Understanding the process and benefit of thermal transfer can help decide if the solution is right for your needs. Thermal transfer printing is the process of passing a ribbon between a heated print head and the label surface. The wax, resin or combination of the two is heated, transfers as an image to the label where it adheres to the label and becomes part of the label.
There is another type of thermal transfer printing known as direct thermal printing which uses a chemically treated label substrate rather than a ribbon. When the print head heats the label substrate, it causes a reaction, turning the label substrate black and coating the label in the form of an image. Although both processes are similar, they each offer different application benefits, which may suit your needs.
Although thermal transferring itself produces very dark dense images and has a longer shelf life than direct thermal printing, it is not as environmentally friendly. Because thermal transfer printing, once exposed to the heat and solvents makes it extremely durable, it’s applications are used to produce labels which require less long term maintenance than its direct thermal counterpart.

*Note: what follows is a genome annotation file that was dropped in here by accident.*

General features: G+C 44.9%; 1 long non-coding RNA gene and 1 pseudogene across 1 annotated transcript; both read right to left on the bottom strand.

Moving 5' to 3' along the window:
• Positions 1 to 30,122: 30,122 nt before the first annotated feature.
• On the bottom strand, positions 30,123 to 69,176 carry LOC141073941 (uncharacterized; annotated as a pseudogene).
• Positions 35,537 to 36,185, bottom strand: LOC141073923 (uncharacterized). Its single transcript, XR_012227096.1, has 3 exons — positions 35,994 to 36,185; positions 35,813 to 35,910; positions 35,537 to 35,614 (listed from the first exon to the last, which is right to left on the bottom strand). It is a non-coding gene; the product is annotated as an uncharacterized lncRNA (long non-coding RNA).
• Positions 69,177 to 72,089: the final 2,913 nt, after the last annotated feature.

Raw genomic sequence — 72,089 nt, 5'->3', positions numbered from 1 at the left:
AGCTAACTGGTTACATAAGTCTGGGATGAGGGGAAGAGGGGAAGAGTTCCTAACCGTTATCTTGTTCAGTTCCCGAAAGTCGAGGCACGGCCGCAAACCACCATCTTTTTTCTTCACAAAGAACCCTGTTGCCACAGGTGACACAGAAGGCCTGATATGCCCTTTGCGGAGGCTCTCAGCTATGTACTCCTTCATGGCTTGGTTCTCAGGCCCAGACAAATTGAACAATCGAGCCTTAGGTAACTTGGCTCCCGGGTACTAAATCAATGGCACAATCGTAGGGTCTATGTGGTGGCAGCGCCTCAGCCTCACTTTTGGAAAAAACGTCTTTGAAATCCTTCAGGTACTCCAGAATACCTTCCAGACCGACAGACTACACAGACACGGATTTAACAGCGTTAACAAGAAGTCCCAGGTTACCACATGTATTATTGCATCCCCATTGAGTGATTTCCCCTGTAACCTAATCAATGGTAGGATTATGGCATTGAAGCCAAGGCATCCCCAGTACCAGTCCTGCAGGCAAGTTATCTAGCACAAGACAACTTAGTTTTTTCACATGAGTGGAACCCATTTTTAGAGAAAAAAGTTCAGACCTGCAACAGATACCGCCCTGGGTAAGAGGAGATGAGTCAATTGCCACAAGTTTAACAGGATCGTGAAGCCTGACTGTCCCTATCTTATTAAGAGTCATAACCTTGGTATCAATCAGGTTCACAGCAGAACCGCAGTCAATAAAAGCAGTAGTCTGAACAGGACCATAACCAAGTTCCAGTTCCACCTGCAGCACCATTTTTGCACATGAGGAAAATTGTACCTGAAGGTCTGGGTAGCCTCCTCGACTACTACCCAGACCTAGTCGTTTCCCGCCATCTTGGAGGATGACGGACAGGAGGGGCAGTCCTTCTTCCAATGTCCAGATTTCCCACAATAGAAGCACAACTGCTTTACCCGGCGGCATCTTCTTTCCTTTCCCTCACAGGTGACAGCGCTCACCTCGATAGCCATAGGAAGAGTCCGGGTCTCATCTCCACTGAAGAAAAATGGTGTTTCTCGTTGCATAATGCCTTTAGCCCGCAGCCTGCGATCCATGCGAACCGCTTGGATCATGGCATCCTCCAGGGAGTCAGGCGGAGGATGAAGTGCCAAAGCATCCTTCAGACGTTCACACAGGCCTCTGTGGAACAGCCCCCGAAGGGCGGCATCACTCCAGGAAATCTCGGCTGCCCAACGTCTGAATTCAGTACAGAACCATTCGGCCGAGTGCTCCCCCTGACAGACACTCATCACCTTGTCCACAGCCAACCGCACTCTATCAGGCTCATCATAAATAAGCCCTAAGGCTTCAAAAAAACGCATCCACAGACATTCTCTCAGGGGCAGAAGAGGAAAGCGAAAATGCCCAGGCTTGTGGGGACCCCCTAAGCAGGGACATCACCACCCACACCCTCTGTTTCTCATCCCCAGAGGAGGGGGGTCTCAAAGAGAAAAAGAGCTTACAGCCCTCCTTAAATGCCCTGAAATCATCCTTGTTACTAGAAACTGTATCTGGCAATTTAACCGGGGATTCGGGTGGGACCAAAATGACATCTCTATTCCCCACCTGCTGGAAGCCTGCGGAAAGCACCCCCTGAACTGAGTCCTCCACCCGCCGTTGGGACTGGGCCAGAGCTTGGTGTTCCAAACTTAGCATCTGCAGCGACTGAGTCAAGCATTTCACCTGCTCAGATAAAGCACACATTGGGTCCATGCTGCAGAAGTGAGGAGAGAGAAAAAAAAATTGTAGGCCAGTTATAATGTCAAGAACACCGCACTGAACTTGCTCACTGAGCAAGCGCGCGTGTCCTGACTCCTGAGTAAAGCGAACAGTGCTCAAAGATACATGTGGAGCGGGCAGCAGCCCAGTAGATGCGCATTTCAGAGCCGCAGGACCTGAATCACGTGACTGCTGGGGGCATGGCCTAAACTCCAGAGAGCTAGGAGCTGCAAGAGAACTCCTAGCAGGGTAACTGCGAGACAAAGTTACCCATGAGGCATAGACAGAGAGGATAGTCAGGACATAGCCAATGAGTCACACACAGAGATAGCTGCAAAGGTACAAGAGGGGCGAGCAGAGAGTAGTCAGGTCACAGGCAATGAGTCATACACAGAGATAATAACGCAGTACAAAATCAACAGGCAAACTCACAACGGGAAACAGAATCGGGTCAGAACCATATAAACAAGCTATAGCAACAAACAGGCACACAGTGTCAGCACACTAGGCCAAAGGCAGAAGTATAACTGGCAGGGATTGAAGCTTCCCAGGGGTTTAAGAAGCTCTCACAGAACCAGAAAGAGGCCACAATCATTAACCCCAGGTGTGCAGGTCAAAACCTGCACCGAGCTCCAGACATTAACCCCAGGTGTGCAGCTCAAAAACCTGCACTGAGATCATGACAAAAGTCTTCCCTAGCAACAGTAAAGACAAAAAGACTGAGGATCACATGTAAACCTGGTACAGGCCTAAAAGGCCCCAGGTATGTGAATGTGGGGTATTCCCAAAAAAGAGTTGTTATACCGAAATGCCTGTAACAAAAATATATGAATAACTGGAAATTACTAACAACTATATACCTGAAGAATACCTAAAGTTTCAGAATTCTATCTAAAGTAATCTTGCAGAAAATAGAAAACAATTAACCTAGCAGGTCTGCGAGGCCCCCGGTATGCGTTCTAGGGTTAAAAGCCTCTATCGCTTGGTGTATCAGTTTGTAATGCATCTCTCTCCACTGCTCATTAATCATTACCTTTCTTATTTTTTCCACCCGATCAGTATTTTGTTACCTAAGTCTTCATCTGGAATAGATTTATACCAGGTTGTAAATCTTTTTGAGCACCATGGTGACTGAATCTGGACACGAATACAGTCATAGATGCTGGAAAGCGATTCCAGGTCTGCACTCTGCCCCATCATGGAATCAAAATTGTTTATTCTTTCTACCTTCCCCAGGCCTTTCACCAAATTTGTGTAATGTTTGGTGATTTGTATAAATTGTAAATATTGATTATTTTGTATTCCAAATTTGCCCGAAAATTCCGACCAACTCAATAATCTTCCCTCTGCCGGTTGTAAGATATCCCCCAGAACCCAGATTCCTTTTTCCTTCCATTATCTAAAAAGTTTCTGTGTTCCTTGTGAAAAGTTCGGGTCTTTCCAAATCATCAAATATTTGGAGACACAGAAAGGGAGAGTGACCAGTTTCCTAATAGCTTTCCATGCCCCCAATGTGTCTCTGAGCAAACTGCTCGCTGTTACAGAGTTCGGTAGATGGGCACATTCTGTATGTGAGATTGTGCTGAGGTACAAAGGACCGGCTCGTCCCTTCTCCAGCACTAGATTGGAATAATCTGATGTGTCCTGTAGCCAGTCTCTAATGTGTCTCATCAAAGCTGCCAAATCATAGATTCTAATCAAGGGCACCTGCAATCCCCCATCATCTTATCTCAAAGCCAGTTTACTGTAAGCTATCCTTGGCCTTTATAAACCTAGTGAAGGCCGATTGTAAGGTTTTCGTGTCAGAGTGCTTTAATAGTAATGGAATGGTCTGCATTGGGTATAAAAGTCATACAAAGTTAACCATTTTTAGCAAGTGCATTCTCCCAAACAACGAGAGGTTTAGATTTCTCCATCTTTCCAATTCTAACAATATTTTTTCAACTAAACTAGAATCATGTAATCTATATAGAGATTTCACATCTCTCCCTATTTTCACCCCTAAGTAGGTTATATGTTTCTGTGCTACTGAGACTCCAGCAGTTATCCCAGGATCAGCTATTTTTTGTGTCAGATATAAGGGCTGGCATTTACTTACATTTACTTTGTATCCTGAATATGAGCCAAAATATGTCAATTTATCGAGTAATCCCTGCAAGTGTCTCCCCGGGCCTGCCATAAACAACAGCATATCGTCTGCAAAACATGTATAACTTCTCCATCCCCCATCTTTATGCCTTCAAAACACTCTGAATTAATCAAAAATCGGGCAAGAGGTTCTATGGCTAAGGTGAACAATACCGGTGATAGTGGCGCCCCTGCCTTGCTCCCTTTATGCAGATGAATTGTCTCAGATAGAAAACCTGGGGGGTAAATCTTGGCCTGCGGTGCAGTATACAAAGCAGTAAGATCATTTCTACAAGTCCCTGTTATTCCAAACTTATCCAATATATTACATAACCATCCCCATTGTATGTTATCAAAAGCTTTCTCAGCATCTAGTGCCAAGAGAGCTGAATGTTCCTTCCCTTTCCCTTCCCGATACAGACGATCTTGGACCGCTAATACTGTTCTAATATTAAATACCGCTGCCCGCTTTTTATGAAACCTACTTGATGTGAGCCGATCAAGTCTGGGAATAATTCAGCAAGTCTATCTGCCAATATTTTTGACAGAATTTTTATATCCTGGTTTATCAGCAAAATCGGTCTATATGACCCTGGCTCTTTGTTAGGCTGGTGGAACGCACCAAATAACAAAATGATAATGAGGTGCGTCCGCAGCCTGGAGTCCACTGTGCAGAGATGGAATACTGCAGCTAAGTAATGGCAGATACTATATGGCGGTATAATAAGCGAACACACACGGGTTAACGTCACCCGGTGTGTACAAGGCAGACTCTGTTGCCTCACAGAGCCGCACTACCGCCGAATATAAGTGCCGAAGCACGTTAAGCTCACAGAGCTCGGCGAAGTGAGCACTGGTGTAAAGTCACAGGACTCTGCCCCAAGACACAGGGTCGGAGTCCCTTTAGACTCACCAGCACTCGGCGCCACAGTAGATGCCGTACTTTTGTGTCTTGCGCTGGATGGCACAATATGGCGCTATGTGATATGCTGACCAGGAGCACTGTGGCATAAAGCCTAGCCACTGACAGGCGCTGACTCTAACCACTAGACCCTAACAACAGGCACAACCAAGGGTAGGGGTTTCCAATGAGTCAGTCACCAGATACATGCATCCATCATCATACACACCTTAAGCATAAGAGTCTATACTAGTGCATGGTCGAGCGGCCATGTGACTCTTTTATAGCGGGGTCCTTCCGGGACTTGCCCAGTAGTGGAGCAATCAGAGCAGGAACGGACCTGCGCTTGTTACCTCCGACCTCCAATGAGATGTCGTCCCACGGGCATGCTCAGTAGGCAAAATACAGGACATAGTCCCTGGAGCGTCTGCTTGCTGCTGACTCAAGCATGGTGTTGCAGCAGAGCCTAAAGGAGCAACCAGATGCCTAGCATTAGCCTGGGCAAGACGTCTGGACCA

While making progress in the technology Direct thermal printing, based on its chemical application may need a coating in order to protect the label from UL light exposure, abrasions and other steps during the process to keep its print darkness on the label substrate.
The typical applications for each of these types of thermal printing include product identification, shipper labeling, electronic label processing, shelf labeling and outdoor applications. Outdoor applications typically use thermal transfer printing applications vs. direct thermal printing, because direct thermal printing, as previously mentioned, does not have the shelf life that thermal transfer applications have so they are used for things such as receipts, which are ideal for temporary use printing applications.
For more information and to find out what solutions will best fit your needs visit our Printing, Coding & Marking page or contact us for a more in-depth analysis of your requirements.